Should the Tampa Bay Rays Be Worried About Jake Odorizzi?


Coming out of spring training, Jake Odorizzi won the Tampa Bay Rays’ fifth starter job, showing off a new split-change that made him look as impressive as we have ever seen him. Four starts into his major league stint, however, things are not going so well. Odorizzi has a 6.52 ERA, managing just a 17-10 strikeout to walk ratio and 23 hits allowed in 19.1 innings pitched. Is it time for us to be concerned about whether Odorizzi is ready to be a viable major league starter?

Even through his struggles, Odorizzi’s stuff has looked really good, and it still starts with his split-change. Odorizzi has allowed both of his home runs on the pitch, but there is nothing else wrong with it. It has generated swings-and-misses 14.06% of the time he has thrown it according to Brooks Baseball. To put that in context, none of his other pitches in his major league career has even reached 10%. He has also thrown it for strikes just under two-thirds of the time, even more than his fastball, and forced a 3.40-t0-1 groundball to flyball ratio. “The Thing” is for real–these four starts actually support that quite well. The issues for Odorizzi lie elsewhere: his fastball command and his breaking pitches.

Jake Odorizzi has faced two major questions to his abilities for years now, his ability to locate his fastball and his lack of an out-pitch. The latter problem is fixed, so we go back to the former. Odorizzi made a mechanical adjustment at Triple-A Durham last season, but apparently he still has kinks to work out. Still, we can look at his 1-to-1 groundball to flyball ratio with the pitch and 41.7% groundball rate overall and see that he has come a long way. In his start last night, Odorizzi had major issues commanding his fastball, but that was the exception, not the rule. There is no reason to think that Odorizzi’s walk rate is going to be anywhere near as high as 4.7 per 9 innings mark it is at right now as he gets his fastball back on track, and he may even force more groundballs.

That brings us to Odorizzi’s curveball and slider, which is funny considering that they have been his forgotten pitches. We heard the entire spring about Odorizzi’s splitter–how many times did we hear about the big curveball that helped him to success in his big league debut? As it turns out, that’s a bad thing. Both Odorizzi’s slider and curveball have been incredibly ineffective to begin the year, missing the zone at least 58% of the time and forcing a combined one whiff all season. Now we get to the chicken-or-the-egg question: did Odorizzi stop throwing them because they haven’t been working or have they faltered because he isn’t using them enough? Either way, it’s a major concern. Odorizzi’s split-change has been excellent, but with his breaking pitches being nonentities, he has been relying on his split-change like crazy with two strikes. Against left-handed batters, he throws his slider and curve a combined 1% with two strikes, and even though that goes up to 19% against righties, he has thrown his changeup more than any other pitch. We saw several sequences in last night’s game when Odorizzi kept throwing splitter after splitter. Although it often worked out in the end–especially early in the game–when he was throwing that many changeups, it was only a matter of time until he made a mistake.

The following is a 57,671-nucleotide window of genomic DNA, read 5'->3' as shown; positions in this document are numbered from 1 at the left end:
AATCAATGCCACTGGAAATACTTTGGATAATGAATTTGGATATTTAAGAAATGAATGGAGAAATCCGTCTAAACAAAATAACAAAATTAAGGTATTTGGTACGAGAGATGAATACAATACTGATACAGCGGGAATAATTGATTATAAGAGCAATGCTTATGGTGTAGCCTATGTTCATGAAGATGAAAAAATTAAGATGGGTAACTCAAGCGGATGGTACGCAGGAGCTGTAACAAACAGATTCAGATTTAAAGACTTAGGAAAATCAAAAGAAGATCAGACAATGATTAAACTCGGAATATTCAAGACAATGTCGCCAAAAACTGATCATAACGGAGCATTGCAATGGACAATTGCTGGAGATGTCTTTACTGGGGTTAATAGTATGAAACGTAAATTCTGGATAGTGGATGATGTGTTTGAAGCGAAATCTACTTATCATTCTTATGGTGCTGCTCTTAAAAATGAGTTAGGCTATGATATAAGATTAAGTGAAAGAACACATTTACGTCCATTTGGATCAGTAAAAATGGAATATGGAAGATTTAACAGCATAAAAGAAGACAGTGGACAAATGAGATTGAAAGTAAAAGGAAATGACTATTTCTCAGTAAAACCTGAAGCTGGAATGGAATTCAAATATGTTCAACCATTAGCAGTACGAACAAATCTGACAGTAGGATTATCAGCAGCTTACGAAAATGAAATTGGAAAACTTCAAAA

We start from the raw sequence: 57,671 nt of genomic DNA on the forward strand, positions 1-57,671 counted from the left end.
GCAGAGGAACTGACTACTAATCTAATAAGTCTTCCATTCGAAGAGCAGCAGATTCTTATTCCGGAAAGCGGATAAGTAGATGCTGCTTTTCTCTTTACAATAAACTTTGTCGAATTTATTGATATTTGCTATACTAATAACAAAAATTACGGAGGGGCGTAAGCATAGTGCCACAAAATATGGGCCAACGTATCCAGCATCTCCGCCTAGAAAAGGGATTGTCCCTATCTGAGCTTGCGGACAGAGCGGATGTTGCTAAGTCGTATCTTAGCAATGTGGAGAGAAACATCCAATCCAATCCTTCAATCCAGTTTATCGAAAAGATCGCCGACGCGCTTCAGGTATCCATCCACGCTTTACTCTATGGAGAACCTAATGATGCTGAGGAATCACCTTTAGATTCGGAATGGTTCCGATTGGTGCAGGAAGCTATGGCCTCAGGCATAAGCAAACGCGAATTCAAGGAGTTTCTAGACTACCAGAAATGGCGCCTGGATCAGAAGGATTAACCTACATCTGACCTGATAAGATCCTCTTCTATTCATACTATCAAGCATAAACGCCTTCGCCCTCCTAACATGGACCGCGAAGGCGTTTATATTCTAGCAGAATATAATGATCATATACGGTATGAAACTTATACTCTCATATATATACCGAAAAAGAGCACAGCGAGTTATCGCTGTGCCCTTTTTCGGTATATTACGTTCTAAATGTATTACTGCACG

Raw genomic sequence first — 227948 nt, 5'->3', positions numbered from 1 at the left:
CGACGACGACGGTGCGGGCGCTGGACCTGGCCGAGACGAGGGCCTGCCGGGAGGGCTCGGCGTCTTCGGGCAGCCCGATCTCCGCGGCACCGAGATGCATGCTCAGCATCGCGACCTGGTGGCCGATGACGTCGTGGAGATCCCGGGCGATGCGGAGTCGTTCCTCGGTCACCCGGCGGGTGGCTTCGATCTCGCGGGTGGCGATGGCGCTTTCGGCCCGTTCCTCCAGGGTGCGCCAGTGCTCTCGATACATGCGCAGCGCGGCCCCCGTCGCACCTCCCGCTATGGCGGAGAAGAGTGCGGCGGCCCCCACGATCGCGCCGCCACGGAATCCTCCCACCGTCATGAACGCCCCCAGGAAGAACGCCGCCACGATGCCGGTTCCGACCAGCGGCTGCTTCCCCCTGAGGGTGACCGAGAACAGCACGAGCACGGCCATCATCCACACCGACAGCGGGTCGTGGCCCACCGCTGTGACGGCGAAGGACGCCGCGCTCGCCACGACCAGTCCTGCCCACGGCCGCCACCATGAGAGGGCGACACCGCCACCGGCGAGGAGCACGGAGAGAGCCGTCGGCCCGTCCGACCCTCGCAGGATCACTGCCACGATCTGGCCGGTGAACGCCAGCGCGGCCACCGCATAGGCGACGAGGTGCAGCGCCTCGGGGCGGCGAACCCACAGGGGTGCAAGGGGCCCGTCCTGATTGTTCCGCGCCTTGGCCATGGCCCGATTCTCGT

Jake Odorizzi’s slider has always been a security blanket for him. While it was never a plus pitch, he could rely upon it to hit the bottom of the zone and force some groundballs. Odorizzi is still  trying to use it the same way, throwing it 18.56% of the time, but all it is doing right now is putting him behind in counts. If Odorizzi can get the feel for the pitch back, it will give him at least a show-me offering if a batter fouls off a few splitters and a pitch that he can use to get contact early in the count. In contrast, Odorizzi’s curveball has never been a consistent pitch for him, but it was one he could rely upon to keep hitters off-balance and force a whiff or two per game. The big leagues are extremely tough to pitch in, and even a couple more effective pitches per game could make all the difference for Odorizzi.

Odorizzi has had two issues plague him his entire career–isn’t it ironic that two other things are weighing him down right now? It is, and the good news is that it should change soon. Odorizzi’s split-change looks excellent and his fastball command has been improved for the most part. All he needs to be a successful major league pitcher are the decent slider that he’s had for years now and the occasional big curveball. He is more than capable of making those two things happen. Jake Odorizzi left spring training with high expectations. Once he gets his breaking pitches in order to go along with his fastball and split-change, he will be well on his way to being just as good as we thought.